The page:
Although it is February and I am physically in my apartment just a few blocks from the Hudson River, mentally it is October and I am in Grandad’s apartment, just a few miles from Puget Sound.
The past and present of two winning football games superimpose over each other.
Grandad and I, together for a long autumn weekend, are savoring the Seahawks’ domination of the Titans. Grandad had flown me to the Northwest to let me ask all my questions of him. But really, there was only one question. And I asked it over and over.
“Grandad,” I persisted, “how do you keep on? How do you keep so positive? You’ve been through world wars and the Great Depression. You’ve lost so many that you love. How have you lived so long and with such integrity?”
“Good, clean living,” he joked.
But then he grew serious.
“I guess I’ve been able to gain perspective after all these years. A perspective of looking back. I can look behind me at all the hard things I went through. But then I don’t remember how bad those times felt. I’ve learned that misery passes. Now, when something happens that makes me unhappy, I remind myself that only a few days or weeks later I won’t feel that way anymore. In fact, I might not even remember the event at all, much less the negative feelings that went with it.”
“That’s part of what I mean,” Grandad continued, “when I say, ‘this, too, shall pass.’ By understanding that bad feelings fade fast, I can focus instead on what’s positive in my life.”
“This, too, shall pass,” Grandad had said.
But what about those moments where I wonder if life is passing me by—those days when I feel I’m missing something? What about those happy times—like right now—when the Seahawks are winning, and I wish I could be enjoying the experience with those I love—with those who are far away?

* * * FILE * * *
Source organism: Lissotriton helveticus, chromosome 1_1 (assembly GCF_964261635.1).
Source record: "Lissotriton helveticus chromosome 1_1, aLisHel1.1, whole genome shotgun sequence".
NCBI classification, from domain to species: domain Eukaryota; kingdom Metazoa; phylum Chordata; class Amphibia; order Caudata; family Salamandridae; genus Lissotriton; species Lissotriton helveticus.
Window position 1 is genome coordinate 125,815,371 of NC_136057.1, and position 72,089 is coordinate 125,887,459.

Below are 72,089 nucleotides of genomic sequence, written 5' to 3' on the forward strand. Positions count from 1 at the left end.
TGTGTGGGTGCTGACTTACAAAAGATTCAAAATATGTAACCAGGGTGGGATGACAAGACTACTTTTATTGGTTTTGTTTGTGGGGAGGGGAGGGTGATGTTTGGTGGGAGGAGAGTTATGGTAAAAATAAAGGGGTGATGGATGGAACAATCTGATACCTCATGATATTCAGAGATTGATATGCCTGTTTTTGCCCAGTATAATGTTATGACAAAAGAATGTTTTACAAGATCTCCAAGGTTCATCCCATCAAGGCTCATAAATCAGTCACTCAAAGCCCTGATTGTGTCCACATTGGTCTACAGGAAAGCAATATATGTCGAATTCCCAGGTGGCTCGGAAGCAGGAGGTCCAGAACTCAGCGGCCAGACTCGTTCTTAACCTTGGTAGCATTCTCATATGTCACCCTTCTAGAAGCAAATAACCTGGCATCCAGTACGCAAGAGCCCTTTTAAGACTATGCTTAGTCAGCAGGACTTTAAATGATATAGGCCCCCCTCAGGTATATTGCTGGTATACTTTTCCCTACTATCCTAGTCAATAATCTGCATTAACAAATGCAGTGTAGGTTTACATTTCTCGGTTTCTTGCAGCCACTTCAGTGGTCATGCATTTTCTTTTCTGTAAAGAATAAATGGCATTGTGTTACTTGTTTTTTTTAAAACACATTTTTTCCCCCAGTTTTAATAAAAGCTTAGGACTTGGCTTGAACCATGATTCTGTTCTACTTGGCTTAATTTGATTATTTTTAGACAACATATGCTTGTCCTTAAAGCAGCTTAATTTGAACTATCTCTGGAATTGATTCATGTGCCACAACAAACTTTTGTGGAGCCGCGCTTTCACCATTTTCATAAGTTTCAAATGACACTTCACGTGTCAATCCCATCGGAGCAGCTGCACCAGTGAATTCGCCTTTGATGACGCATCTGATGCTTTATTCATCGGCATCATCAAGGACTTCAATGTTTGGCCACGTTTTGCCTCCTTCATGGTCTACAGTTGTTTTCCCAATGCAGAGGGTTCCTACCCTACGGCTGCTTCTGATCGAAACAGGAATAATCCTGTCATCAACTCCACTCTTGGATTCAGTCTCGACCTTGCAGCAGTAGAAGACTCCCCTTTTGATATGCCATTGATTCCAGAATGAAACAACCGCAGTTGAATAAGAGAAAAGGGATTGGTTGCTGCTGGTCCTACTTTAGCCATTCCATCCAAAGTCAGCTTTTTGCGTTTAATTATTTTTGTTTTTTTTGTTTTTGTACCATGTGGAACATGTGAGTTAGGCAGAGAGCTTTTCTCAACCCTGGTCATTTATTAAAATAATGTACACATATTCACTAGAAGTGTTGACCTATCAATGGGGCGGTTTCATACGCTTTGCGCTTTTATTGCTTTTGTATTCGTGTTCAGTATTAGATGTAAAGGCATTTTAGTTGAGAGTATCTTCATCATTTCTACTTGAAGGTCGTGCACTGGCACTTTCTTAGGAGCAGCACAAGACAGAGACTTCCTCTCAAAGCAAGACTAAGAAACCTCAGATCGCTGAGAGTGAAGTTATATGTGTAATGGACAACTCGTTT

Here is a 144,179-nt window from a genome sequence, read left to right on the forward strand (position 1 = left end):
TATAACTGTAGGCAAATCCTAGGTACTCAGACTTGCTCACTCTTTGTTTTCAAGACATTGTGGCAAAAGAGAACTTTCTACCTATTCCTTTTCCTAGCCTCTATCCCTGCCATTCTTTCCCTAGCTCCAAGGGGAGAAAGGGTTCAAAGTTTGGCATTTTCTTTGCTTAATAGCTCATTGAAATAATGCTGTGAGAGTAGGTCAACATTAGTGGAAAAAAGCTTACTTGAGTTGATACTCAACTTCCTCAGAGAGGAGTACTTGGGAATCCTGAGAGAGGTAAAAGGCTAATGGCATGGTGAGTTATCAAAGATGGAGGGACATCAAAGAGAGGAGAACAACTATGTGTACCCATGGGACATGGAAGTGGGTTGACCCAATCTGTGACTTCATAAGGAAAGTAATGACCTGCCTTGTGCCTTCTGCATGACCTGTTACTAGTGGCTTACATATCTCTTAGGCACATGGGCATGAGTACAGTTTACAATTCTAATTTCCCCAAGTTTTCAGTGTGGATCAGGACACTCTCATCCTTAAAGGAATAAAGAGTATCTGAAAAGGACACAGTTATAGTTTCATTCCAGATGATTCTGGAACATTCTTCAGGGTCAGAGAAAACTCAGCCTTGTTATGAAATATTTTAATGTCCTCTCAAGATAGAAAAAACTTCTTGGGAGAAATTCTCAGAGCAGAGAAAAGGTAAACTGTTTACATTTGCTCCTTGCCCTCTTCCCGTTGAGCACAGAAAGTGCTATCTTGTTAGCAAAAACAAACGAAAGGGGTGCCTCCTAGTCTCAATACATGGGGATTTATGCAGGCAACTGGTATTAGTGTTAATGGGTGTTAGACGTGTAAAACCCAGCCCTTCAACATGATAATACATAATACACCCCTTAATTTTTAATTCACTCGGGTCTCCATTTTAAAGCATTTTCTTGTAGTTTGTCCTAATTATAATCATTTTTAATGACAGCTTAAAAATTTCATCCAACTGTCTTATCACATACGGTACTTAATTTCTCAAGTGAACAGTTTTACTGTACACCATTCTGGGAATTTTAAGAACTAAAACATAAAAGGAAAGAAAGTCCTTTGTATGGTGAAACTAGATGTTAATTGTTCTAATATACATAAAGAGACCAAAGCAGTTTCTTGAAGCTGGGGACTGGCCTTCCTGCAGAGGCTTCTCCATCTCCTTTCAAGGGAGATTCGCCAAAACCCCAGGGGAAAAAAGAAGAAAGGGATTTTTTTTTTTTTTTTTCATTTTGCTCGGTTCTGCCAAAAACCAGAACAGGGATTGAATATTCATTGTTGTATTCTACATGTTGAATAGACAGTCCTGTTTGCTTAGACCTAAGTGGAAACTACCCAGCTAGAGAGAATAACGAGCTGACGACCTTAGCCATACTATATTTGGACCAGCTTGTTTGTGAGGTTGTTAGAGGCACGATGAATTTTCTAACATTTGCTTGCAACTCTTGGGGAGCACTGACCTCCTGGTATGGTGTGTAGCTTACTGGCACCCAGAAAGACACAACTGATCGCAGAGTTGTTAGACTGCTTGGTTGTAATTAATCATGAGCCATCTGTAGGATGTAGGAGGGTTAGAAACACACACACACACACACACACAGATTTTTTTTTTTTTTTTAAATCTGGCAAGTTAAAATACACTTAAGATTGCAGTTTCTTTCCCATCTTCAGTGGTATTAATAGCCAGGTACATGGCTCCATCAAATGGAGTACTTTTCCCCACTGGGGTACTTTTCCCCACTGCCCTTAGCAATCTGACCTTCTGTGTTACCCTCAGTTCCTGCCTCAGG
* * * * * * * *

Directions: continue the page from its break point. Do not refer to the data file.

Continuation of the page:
“Do those thoughts add stress to your life?” Grandad’s voice is asking this inside my head.
“Of course they do,” I say out loud.
And then I remember another of Grandad’s maxims that has helped him live a long and healthy life: avoid stress.
“How old were you when you learned to do that?” I had asked him during that October weekend.
“Oh, I think I was about 100,” he had said.
I am only halfway to that age. Can I learn some of what Grandad is trying to teach me before I reach it? All I know is that will try. And the rest will be a God thing.
9:56pm, 43-8 Seahawks
I am ecstatic. Grandad is ecstatic. He didn’t need this win to be at peace. But I sure wanted it for him.
And yet these good feelings, too, eventually will pass.
“Grandad? How do you do it?” I asked him one last time when we were together in the fall. “When it’s hard, or when you’re lonely? Or when you’re happy but still missing those you love, what do you do?”
Even though he only has peripheral vision, Grandad looked me straight in the eyes.
“It’s about what’s on the inside,” he said. “For most of my life I was worried about what other people thought of me. I cared about making, and keeping, a good impression. Almost everything I did was a performance. For me it was all external instead of being internal.”
“But remember, Sara, it’s the intrinsic that matters. Listen to what that voice inside is telling you. And keep on growing.”
Grandad took me by the shoulders and kissed me.
“Become a better person because it’s what you want to do,” he said, “not because of what someone else is telling you to do.”
And I will. Because it’s the intrinsic that matters.
This is his answer. This is my answer. And all the rest is a God thing.